Copyright. The right to copy?

There’s been a lot of discussion on the interwebs the last couple of days about copyright and AI, much of it centred around this article, where OpenAI claims they cannot create an innovative tool like ChatGPT without access to copyrighted material (cue sobs and tears).

On the one hand, OpenAI is a well-funded, Silicon Valley company, and I, for one, have so little sympathy for their claim that one would need a pretty powerful electron microscope to see it. They have no qualms about exploiting the creations and labour of others in order to entice you and me, and well-moneyed entities like Microsoft to pay handsomely for the privilege of using the tools they have developed.

My gut feeling is that if they need to use copyrighted material, they can bloody well pay for it. Like everyone else does. And if that means they can’t afford to use as much source material as they would like, that’s just too bad. There are many tiny violins ready to play for them.

But then, on the other hand, I think back to a time around 20 years ago when Napster, Limewire, and the Pirate Bay were the enemies du jour of the copyright industry — in that case, the major record labels who owned and controlled access to music pretty much worldwide. I cheered for the pirates, not because I wanted to destroy the possibilities artists had to make a living off their art, but because the gate keepers were the greater evil, stopping people from accessing music unless they went through the gate keepers.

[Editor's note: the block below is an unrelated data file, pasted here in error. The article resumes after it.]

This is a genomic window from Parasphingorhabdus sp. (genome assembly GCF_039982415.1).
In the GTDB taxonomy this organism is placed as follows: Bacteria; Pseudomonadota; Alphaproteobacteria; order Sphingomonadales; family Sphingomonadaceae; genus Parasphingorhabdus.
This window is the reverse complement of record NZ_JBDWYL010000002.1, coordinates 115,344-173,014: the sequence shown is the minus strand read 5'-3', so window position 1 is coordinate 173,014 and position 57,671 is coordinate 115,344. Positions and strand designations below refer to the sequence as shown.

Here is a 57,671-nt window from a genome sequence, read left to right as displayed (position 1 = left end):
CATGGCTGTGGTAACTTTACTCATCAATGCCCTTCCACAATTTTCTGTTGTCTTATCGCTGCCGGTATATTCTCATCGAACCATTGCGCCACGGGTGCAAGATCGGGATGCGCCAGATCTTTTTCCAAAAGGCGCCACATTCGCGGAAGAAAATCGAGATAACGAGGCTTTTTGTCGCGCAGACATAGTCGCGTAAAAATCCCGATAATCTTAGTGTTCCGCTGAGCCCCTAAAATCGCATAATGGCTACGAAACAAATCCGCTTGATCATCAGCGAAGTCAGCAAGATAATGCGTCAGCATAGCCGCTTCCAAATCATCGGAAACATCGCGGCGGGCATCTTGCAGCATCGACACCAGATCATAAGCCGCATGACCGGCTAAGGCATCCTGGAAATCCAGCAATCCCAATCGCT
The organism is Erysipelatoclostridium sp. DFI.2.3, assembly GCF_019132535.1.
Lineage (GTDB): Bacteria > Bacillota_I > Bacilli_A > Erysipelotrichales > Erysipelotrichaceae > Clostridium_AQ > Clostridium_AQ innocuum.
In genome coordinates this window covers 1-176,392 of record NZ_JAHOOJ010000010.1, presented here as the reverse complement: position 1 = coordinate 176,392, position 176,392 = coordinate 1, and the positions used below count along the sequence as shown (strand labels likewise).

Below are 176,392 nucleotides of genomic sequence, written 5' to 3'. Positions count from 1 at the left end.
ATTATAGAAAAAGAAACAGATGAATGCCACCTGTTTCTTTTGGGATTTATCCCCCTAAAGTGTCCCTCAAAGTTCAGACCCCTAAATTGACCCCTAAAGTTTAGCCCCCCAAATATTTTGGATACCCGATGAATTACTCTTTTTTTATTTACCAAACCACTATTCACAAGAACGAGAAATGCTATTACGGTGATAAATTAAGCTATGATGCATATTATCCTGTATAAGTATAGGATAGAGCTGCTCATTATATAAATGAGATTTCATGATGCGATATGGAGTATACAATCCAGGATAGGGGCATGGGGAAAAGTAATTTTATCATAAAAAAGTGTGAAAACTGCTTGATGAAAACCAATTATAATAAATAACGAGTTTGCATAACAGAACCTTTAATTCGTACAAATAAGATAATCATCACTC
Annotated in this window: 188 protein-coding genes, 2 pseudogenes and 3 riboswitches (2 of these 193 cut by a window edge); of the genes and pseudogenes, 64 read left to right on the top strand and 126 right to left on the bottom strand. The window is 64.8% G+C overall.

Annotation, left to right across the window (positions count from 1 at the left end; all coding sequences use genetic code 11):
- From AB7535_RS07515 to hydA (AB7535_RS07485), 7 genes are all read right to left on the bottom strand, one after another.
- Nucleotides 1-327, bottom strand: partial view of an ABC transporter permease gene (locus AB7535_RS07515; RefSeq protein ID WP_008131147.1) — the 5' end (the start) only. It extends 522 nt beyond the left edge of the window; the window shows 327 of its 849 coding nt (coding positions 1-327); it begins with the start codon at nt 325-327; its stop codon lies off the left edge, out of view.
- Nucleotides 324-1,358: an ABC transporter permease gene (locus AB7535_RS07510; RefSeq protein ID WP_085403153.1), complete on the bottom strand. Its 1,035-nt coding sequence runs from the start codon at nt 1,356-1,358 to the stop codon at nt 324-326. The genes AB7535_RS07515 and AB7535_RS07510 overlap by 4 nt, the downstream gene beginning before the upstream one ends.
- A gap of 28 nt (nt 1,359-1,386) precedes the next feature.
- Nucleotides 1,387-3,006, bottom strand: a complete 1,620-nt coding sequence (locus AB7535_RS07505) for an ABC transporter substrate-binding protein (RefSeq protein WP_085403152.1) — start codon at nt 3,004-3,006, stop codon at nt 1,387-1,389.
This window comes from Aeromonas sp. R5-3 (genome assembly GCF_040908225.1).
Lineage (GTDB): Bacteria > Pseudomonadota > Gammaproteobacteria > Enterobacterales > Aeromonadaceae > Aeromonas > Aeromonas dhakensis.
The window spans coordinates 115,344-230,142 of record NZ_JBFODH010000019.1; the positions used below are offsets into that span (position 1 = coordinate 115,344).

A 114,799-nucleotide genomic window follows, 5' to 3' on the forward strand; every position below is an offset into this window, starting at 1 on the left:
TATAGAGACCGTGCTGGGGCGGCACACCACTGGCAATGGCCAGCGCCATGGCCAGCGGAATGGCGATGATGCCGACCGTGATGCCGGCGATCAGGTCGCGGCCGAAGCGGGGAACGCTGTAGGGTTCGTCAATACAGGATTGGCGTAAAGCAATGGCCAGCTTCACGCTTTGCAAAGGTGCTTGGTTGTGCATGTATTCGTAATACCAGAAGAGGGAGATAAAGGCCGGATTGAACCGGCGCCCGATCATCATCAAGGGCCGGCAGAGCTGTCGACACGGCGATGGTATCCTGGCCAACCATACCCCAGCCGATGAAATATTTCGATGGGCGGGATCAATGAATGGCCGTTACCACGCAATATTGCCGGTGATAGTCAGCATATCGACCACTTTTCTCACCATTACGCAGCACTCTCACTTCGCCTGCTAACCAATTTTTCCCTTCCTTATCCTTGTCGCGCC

And I am conflicted today. OpenAI is not the Pirate Bay, a small group of idealistic hackers wanting to undermine a monopolistic, capitalist gatekeeping system that locked artists behind paywalls, but are there similarities? Given the funders behind OpenAI, I am inclined to think not.

But I still need to think about it.

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